In the United States and all across the world, millions upon millions of chickens and turkeys are dying as a result of an absolutely horrifying new bird flu plague. Considering the fact that global food supplies have become extremely tight and even Joe Biden is admitting that food shortages are looming, this is definitely something that we don’t need right now. The very first confirmed case of highly pathogenic avian influenza (HPAI) in a commercial flock in the U.S. was confirmed on February 8th, and in less than two months it has spread to facilities all over the nation. Sadly, we have just learned that it has now even reached the top turkey-producing state in the entire country…
For the first time, highly pathogenic avian influenza (HPAI) was confirmed in Minnesota, the top turkey-producing state in the nation, said agricultural officials over the weekend. Some 14.6 million birds in domestic flocks have died of HPAI or in culling of infected herds to reduce the spread of the viral disease this year.
To me, that death toll is extremely alarming.
In less than two months, over 14 million chickens and turkeys in the United States have already been wiped out by this plague.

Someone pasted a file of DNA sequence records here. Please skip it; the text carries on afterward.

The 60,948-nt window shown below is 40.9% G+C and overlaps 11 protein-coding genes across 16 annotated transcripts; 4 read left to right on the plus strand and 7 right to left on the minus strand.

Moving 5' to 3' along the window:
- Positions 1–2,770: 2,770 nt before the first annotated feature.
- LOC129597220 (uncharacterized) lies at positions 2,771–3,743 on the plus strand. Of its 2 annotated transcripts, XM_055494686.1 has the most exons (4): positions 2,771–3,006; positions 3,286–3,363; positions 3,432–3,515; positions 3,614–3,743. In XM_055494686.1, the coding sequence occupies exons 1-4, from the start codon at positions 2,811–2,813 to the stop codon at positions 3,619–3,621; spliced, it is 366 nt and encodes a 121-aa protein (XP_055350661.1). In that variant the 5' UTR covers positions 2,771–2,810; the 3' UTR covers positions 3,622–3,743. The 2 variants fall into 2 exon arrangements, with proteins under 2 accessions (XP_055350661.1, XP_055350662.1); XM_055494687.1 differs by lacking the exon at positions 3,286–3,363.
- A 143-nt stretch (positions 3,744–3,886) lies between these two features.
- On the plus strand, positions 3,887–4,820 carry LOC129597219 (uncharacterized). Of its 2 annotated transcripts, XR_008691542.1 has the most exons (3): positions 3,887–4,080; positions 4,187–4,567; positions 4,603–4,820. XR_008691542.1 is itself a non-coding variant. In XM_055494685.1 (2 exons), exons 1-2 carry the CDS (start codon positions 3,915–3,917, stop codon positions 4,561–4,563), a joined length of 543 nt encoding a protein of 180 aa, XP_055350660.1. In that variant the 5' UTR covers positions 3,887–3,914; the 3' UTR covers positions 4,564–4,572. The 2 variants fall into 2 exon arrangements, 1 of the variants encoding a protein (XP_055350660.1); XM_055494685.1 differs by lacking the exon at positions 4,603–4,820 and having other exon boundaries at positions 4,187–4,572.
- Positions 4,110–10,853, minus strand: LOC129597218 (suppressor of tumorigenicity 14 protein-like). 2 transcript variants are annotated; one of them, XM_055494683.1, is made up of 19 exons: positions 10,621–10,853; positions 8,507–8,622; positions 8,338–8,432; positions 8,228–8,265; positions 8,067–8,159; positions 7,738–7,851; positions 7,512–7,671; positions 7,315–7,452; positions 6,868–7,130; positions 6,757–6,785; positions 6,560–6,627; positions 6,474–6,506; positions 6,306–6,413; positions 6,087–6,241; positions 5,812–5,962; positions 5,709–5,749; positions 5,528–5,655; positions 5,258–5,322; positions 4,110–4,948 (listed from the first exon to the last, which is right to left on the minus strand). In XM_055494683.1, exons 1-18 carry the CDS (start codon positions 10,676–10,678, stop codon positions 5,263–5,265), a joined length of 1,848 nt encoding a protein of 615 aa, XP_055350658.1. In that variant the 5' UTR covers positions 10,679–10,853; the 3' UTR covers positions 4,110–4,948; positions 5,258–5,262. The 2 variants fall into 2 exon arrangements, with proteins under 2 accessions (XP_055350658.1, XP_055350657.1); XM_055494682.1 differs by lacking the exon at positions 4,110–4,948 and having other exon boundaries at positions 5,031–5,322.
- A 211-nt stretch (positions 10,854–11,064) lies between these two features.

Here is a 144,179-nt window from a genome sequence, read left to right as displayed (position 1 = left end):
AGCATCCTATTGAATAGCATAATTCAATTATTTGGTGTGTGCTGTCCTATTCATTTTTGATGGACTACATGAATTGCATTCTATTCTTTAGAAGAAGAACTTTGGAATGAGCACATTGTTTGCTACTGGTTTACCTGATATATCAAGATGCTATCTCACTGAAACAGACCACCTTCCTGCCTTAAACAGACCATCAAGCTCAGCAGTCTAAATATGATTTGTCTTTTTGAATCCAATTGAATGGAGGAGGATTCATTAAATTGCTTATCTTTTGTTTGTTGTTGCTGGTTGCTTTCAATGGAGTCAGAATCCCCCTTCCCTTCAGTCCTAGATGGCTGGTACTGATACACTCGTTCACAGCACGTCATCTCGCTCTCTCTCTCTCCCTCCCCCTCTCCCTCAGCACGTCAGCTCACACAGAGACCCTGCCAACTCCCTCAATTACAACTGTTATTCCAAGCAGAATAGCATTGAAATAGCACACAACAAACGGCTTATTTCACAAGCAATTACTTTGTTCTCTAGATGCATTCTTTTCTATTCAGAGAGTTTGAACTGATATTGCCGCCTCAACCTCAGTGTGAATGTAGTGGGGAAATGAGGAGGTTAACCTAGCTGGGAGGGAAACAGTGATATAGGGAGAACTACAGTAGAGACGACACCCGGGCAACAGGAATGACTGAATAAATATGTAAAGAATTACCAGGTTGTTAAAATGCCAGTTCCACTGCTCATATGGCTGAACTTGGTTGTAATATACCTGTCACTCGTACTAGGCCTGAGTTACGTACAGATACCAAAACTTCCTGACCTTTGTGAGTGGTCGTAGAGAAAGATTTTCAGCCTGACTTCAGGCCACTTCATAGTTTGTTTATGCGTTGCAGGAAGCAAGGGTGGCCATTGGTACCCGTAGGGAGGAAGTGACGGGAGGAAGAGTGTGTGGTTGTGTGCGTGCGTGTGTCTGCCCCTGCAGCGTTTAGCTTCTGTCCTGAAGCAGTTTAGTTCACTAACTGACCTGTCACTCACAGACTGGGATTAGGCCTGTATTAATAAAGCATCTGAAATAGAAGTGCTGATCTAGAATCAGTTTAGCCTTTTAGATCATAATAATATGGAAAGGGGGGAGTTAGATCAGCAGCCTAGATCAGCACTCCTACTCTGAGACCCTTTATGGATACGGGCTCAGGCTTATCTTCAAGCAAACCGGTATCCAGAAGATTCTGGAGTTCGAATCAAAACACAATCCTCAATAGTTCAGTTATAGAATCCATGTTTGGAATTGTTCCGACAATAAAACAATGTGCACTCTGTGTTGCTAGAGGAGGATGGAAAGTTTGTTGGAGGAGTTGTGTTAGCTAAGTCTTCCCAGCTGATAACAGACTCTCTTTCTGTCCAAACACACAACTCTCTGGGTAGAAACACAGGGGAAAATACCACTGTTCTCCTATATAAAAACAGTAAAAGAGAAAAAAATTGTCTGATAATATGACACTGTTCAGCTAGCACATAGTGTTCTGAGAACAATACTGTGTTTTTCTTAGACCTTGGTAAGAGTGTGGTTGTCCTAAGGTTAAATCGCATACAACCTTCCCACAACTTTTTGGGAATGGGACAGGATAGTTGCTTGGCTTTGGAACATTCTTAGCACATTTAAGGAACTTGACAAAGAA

If things are this bad already, what will the total death toll look like six months from now?
One expert that was interviewed by NBC News says that he is anticipating an “explosion” of new cases in the weeks ahead…
The measures may do little to stop the spread of the virus, according to Henry Niman, a virologist and biochemist in Pittsburgh who has been tracking the bird flu’s spread. He is expecting an “explosion” of bird flu cases in birds in the coming weeks.
“This outbreak I think is likely going to be bigger than 2015,” he said, noting that the disease is already widespread in other regions of the world, such as Europe and Canada.
If he is correct, we are potentially facing a true national catastrophe.
Of course it isn’t just the U.S. that is dealing with this. In Canada, HPAI has now been confirmed in southern Ontario…
The Canadian Food Inspection Agency says bird flu has been found at a poultry farm in southern Ontario.